date of the this Basic Law are valid from the date of implementation and any part that to date are not abrogated continue in force until replaced or revoked by the legislative authority or until a decision by the Supreme Court is issued that makes them void under the provisions of Article 86.”

“Article 86
Each decision of the Supreme Court stating a law or some of its provisions that is incompatible with the provisions of this Basic Law must be made by a two-thirds majority.  If such a decision is issued, the law or the section that is incompatible with this Basic Law shall be void.”

This means that the Sigorta Law remained in force for a long time before the first piece of legislation on insurance in Iraq was passed (similar to it only in its title) – namely, the Insurance Companies Act No. 74 of 1936, issued on 1st April 1936.  This 1936 law was, as evidenced by its title, the first serious attempt to supervise the work of foreign insurance companies operating in Iraq and the regulation of their financial solvency to protect the rights of the insured.(3)  At that time there were no Iraqi insurance companies as the first Iraqi national insurance company, Rafidain Insurance Company, was founded in 1946.  Even this company was not purely Iraqi since 60% of its capital was foreign owned. (4)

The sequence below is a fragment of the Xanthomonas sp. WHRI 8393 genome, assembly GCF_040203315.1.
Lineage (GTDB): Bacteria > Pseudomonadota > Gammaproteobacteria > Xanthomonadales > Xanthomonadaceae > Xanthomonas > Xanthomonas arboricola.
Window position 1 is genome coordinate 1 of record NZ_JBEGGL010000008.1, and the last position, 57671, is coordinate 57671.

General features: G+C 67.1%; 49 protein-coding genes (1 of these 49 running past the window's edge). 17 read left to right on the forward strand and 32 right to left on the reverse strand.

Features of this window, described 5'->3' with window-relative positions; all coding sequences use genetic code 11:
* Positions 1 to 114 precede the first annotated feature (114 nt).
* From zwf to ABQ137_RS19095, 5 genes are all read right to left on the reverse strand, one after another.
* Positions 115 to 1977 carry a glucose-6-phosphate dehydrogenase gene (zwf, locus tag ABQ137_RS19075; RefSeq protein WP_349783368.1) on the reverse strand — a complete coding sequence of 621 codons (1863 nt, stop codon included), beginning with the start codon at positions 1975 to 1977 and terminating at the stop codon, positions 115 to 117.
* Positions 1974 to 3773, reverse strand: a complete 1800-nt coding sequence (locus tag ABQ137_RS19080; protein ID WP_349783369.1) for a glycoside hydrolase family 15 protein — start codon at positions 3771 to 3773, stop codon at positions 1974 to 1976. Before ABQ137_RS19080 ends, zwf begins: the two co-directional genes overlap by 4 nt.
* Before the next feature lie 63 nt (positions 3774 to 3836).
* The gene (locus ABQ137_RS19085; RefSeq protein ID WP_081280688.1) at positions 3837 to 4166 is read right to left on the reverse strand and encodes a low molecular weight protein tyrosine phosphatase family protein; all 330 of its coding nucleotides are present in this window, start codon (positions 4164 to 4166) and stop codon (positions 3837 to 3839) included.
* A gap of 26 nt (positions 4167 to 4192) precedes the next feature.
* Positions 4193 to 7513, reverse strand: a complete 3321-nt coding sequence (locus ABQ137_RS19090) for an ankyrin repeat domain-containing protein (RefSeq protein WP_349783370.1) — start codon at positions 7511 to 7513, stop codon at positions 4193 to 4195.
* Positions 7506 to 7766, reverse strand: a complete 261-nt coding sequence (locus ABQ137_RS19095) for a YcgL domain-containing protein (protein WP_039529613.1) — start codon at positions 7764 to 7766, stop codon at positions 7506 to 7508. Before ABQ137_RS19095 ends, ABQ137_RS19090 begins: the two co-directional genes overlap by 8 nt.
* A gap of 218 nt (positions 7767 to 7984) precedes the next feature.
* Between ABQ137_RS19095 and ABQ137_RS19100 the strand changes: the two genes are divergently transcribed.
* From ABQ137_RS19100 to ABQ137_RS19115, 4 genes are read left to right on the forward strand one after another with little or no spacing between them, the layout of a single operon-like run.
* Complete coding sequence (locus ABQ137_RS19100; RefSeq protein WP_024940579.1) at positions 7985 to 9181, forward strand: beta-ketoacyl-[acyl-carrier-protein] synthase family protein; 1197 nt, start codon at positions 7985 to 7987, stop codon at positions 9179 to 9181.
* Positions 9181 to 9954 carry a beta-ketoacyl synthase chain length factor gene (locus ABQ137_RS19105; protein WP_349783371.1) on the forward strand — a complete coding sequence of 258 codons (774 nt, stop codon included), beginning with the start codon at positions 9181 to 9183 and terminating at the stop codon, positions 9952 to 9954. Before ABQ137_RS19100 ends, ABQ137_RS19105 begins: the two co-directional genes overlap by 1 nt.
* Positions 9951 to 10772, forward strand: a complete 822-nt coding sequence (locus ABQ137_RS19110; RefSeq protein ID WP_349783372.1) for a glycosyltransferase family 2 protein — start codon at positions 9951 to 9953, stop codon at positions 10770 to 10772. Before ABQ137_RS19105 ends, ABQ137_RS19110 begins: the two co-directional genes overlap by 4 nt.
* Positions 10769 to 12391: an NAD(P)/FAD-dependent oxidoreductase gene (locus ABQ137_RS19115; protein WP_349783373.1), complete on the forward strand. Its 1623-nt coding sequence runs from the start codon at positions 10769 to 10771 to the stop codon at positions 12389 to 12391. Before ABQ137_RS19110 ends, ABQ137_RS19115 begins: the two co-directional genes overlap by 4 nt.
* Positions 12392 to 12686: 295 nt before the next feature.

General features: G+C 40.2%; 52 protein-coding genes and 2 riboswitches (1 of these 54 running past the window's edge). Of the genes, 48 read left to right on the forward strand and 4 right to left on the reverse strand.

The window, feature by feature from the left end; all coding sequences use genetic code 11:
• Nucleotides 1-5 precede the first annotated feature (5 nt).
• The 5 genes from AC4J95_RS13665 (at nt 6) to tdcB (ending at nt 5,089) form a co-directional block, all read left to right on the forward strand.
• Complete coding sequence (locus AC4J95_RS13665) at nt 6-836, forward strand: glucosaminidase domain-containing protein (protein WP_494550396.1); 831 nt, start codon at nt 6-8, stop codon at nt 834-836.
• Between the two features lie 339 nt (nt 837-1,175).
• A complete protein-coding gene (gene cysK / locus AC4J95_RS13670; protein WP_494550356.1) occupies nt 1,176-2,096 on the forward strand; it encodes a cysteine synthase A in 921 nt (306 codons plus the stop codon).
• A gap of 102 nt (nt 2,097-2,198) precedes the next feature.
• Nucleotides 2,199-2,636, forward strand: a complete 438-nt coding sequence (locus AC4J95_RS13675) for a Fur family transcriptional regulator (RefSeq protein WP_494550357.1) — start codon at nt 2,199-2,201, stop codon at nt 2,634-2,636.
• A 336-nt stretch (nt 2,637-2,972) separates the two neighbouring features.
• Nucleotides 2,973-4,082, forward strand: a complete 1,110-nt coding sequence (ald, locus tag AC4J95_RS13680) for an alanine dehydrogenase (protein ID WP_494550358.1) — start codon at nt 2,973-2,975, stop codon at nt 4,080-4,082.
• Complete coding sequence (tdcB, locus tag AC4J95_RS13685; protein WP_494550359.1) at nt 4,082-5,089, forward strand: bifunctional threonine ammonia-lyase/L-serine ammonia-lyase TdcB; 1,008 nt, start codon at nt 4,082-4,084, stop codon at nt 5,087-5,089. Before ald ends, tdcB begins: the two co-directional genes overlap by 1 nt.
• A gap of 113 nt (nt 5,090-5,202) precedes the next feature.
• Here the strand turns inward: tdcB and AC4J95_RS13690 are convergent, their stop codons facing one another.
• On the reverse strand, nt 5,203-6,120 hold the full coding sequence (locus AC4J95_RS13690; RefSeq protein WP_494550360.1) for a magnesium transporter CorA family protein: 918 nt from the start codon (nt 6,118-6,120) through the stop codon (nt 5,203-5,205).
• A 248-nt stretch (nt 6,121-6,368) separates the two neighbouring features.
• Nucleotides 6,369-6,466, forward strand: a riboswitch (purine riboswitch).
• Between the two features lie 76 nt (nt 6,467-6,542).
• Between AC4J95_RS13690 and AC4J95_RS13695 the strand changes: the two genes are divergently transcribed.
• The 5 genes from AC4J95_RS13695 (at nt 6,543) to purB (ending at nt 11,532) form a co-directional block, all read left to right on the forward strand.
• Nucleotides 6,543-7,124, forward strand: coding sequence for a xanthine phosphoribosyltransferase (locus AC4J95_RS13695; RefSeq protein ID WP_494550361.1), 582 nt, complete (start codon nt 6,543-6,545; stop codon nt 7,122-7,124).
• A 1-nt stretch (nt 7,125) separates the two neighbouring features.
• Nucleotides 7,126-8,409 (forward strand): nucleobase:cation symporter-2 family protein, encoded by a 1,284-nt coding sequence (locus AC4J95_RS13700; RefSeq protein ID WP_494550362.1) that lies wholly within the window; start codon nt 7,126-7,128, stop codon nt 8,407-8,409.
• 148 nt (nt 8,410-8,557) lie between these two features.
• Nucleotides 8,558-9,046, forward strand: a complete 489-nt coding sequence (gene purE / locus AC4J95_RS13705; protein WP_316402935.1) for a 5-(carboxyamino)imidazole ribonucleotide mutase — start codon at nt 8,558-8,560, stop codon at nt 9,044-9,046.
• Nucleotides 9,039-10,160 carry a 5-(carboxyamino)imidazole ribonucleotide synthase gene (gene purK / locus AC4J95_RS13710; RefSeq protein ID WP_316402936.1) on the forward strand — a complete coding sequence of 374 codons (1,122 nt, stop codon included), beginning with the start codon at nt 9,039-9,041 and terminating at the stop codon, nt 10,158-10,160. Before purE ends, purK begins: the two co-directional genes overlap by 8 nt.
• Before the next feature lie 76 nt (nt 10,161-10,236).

Al-Saifi says that insurance or guarantee, i.e. Sigorta, is a distorted expression derived from the French expression (Securite).  He may be correct in this, but we believe that the origin of the expression is Italian.  Two Turkish writers describe the origin of the word ‘insurance/guarantee’ as follows: